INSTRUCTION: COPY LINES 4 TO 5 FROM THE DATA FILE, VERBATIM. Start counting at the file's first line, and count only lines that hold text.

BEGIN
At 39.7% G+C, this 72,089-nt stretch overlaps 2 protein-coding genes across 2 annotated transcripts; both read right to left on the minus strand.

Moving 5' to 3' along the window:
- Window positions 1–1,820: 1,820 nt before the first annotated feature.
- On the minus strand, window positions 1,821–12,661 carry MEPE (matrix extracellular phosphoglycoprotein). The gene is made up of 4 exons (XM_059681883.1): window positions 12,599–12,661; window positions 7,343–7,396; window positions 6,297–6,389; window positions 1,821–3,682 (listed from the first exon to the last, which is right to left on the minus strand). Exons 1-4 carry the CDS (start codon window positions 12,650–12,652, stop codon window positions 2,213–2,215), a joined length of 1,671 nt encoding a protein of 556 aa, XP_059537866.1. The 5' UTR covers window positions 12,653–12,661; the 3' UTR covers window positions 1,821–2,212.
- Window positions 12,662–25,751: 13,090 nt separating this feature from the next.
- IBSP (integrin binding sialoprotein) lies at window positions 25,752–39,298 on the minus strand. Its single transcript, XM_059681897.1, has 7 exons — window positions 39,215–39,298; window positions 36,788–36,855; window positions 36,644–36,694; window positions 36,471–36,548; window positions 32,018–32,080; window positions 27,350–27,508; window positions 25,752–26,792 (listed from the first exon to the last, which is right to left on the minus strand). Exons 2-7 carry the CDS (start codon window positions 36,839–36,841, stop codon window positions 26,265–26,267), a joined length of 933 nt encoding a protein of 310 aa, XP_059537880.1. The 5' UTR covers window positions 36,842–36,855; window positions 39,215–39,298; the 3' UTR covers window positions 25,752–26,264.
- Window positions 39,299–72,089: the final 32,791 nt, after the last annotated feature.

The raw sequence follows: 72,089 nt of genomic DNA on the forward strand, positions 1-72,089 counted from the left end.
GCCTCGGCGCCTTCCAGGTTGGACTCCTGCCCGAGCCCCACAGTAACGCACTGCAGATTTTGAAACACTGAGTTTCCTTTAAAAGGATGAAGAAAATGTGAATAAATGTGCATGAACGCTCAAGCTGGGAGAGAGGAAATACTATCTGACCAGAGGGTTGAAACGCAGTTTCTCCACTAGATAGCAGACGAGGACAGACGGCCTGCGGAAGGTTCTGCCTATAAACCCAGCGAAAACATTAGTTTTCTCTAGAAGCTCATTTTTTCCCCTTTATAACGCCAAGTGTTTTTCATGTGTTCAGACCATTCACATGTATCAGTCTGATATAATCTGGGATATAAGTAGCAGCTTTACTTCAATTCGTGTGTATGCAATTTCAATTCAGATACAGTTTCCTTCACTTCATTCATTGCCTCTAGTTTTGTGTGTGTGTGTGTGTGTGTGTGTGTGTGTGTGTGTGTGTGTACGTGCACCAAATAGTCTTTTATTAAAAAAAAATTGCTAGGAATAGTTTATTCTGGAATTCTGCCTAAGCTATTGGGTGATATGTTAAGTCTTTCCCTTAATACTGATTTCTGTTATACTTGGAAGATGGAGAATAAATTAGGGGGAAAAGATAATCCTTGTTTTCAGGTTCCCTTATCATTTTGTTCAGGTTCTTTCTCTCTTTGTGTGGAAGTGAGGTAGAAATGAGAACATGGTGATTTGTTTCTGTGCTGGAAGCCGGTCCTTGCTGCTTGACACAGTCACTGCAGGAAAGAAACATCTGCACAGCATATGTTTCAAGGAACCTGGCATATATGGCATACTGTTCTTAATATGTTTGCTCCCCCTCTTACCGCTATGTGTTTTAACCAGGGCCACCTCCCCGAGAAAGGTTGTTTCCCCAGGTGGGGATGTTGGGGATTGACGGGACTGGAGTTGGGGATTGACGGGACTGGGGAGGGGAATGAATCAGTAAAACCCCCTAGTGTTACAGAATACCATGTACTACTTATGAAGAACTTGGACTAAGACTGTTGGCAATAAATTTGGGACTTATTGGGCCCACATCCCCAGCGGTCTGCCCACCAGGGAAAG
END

- On the minus strand, window positions 1,821–12,661 carry MEPE (matrix extracellular phosphoglycoprotein). The gene is made up of 4 exons (XM_059681883.1): window positions 12,599–12,661; window positions 7,343–7,396; window positions 6,297–6,389; window positions 1,821–3,682 (listed from the first exon to the last, which is right to left on the minus strand). Exons 1-4 carry the CDS (start codon window positions 12,650–12,652, stop codon window positions 2,213–2,215), a joined length of 1,671 nt encoding a protein of 556 aa, XP_059537866.1. The 5' UTR covers window positions 12,653–12,661; the 3' UTR covers window positions 1,821–2,212.
- Window positions 12,662–25,751: 13,090 nt separating this feature from the next.